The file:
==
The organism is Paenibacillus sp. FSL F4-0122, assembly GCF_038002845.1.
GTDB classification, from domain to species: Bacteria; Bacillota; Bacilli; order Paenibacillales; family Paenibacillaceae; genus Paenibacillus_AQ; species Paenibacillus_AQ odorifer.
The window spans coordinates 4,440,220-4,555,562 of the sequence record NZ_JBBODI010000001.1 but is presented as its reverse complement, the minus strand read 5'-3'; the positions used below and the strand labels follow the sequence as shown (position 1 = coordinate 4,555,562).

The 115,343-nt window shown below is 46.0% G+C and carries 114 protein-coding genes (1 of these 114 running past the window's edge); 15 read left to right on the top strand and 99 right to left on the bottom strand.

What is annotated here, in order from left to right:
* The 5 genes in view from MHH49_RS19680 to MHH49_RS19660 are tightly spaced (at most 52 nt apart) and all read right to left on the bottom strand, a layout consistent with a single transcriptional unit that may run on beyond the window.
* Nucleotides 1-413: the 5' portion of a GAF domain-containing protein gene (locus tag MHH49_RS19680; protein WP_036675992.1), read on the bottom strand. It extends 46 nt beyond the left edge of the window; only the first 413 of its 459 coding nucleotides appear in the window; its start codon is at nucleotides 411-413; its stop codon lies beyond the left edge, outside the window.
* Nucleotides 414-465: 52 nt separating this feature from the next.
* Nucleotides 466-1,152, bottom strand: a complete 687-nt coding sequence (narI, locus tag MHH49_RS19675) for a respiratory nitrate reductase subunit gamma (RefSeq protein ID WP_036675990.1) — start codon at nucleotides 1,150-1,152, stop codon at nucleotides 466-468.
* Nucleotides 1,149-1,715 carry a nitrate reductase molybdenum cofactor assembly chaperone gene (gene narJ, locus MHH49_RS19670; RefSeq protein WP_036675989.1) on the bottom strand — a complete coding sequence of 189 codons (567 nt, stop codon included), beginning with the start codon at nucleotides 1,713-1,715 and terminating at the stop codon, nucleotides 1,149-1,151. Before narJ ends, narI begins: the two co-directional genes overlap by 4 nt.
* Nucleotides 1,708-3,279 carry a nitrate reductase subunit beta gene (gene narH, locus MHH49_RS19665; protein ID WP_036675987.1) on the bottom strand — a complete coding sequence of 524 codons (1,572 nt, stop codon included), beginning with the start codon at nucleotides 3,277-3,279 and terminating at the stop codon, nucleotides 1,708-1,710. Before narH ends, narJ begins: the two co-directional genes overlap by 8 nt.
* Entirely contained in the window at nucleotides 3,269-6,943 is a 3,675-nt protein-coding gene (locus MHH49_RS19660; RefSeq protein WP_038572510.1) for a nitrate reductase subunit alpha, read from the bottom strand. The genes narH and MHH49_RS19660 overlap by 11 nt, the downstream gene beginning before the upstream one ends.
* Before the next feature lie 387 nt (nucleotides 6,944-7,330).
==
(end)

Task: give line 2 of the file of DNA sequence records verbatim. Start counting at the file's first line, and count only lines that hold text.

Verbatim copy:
GTDB classification, from domain to species: Bacteria; Bacillota; Bacilli; order Paenibacillales; family Paenibacillaceae; genus Paenibacillus_AQ; species Paenibacillus_AQ odorifer.